FIG. 5 depicts circuit details of the dc-to-dc converter used in the preferred embodiment of the invention. The output voltage ranging from 15 volts to 28 volts dc from loop voltage rectifier circuit 94 is provided between conductors 103 and 104. Conductor 104 is the reference or common conductor. There is a series circuit between these conductors comprising a pnp type transistor 105 (the emitter-collector path), inductor 106, resistor 107 and the rechargeable battery 98. A flywheel diode 108 has its anode connected to common line 104, and its cathode coupled between the common connection of inductor 106 and the collector of transistor 105. The base of this transistor is coupled to the common connection between resistors 110,111. The other side of resistor 110 is coupled to conductor 103, and the other side of resistor 111 is coupled to the collector of another pnp type transistor 112, the emitter of which is coupled through resistor 113 to conductor 114. The base of transistor 112 is coupled to the common connection between another resistor 115 and the collector of a third transistor 116, the emitter of which is coupled in common with the emitter of transistor 112. The other side of resistor 115 is coupled to conductor 114. The base of transistor 116 is coupled both to the common connection between inductor 106 and resistor 107, and to one side of a capacitor 117, the other side of which is coupled to conductor 114. Another resistor 118 is coupled between conductor 103 and the collector of transistor 116. A diode 119 has its cathode coupled to conductor 103, and its anode coupled to conductor 114.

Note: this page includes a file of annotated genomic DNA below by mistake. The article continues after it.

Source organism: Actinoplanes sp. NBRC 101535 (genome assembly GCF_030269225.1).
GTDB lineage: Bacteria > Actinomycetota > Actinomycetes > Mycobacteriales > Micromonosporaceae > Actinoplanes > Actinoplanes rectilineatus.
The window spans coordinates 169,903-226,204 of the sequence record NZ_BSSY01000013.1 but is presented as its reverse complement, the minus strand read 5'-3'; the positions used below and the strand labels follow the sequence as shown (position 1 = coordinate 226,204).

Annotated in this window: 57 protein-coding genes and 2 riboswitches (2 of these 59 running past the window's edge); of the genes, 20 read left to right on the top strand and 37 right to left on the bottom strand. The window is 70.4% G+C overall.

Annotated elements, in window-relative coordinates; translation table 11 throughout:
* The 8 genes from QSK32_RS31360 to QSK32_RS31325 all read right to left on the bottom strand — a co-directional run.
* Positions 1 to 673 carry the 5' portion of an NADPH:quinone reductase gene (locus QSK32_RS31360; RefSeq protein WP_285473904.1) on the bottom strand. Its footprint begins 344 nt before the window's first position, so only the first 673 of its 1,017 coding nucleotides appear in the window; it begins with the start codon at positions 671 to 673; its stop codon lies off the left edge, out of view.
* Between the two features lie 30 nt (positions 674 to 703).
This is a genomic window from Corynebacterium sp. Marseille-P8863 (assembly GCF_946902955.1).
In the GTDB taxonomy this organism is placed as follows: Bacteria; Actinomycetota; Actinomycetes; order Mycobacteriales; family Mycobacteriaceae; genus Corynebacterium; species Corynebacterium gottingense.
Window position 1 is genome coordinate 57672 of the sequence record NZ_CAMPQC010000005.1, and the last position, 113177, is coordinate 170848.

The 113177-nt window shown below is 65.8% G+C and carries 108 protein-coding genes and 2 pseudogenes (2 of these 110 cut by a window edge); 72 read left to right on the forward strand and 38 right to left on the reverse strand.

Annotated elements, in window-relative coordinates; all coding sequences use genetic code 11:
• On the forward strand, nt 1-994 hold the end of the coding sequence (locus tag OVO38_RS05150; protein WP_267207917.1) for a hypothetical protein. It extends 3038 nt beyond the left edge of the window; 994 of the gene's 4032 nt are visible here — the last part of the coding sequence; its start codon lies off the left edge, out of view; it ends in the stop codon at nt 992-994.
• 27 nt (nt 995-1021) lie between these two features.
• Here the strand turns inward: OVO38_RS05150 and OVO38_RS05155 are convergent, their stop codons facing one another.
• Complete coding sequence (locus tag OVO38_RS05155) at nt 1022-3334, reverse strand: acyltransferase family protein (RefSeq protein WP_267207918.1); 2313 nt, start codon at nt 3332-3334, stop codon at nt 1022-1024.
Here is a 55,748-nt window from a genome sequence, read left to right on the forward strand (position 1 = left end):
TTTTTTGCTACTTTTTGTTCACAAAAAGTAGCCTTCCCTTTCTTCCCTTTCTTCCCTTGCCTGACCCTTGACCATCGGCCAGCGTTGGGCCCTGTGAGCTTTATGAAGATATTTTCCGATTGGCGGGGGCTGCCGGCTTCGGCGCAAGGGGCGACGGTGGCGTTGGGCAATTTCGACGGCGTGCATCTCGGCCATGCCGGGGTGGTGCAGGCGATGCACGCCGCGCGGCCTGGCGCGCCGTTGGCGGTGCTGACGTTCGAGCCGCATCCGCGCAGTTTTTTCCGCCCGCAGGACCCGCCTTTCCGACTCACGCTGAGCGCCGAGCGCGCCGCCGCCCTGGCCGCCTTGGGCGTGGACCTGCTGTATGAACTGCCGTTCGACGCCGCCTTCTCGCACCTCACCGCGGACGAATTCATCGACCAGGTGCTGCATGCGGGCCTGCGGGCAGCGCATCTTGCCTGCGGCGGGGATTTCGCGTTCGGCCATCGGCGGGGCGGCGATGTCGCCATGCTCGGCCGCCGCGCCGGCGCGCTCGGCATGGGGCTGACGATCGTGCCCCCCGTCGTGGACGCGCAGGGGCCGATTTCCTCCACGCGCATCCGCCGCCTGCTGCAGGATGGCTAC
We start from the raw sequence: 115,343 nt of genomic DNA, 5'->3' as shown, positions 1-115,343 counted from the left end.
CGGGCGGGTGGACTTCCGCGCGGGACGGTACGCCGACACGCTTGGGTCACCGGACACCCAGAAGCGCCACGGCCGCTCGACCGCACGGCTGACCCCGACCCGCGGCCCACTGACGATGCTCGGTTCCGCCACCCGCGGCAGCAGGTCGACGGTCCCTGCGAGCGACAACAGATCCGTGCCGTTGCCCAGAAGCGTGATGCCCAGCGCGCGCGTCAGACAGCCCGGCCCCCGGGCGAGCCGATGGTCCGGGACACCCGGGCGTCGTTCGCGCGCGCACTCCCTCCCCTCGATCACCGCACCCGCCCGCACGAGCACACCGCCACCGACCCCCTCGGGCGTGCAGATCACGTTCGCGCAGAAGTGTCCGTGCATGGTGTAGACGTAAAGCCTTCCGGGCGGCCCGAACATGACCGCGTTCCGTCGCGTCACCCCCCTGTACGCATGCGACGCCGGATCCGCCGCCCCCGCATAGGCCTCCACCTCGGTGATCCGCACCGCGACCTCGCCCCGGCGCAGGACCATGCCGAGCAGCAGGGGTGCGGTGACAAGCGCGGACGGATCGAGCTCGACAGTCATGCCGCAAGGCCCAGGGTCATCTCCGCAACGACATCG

In operation, the three transistors 105, 116 and 112 make up an oscillator which has a frequency of approximately 20 kilohertz. Together transistors 116 and 112 comprise a Schmitt trigger circuit, and transistor 105 operates as the switching transistor for inductor 106. As transistor 112 is alternately turned on and off, the voltage at the common connection between resistors 110 and 111 varies, providing a variation in the drive to the base of transistor 105, which is thus turned on and off. When transistor 105 is on, current increases or ramps up through the circuit including the emitter-collector path of transistor 105, inductor 106, resistor 107 and the rechargeable battery 98. When transistor 105 is turned off, the current through inductor 106 decreases and ramps down through diode 108, the rechargeable battery and resistor 107. Note the provision of inductor 106 maintains a charging current through rechargeable battery 98, whether transistor 105 is on or off. However only when transistor 105 is conducting is energy taken from the loop over the bus conductors 90,91 and transponder 86. That energy can be at a a low level, such as a voltage of 15 to 28 volts at a low current of approximately 2 milliamperes (ma). However the charging current supplied to the batteries is approximately 6 ma at 6 volts. The power output from the converter circuit is approximately equal to the power input, neglecting the minor switching losses. This circuit provides a constant power regulator for the battery since, if the battery charging current were to attempt to increase or decrease, the voltage across resistor 107 would change and cause the percentage of on/off time for transistor 105 to change, thus keeping the charging current constant.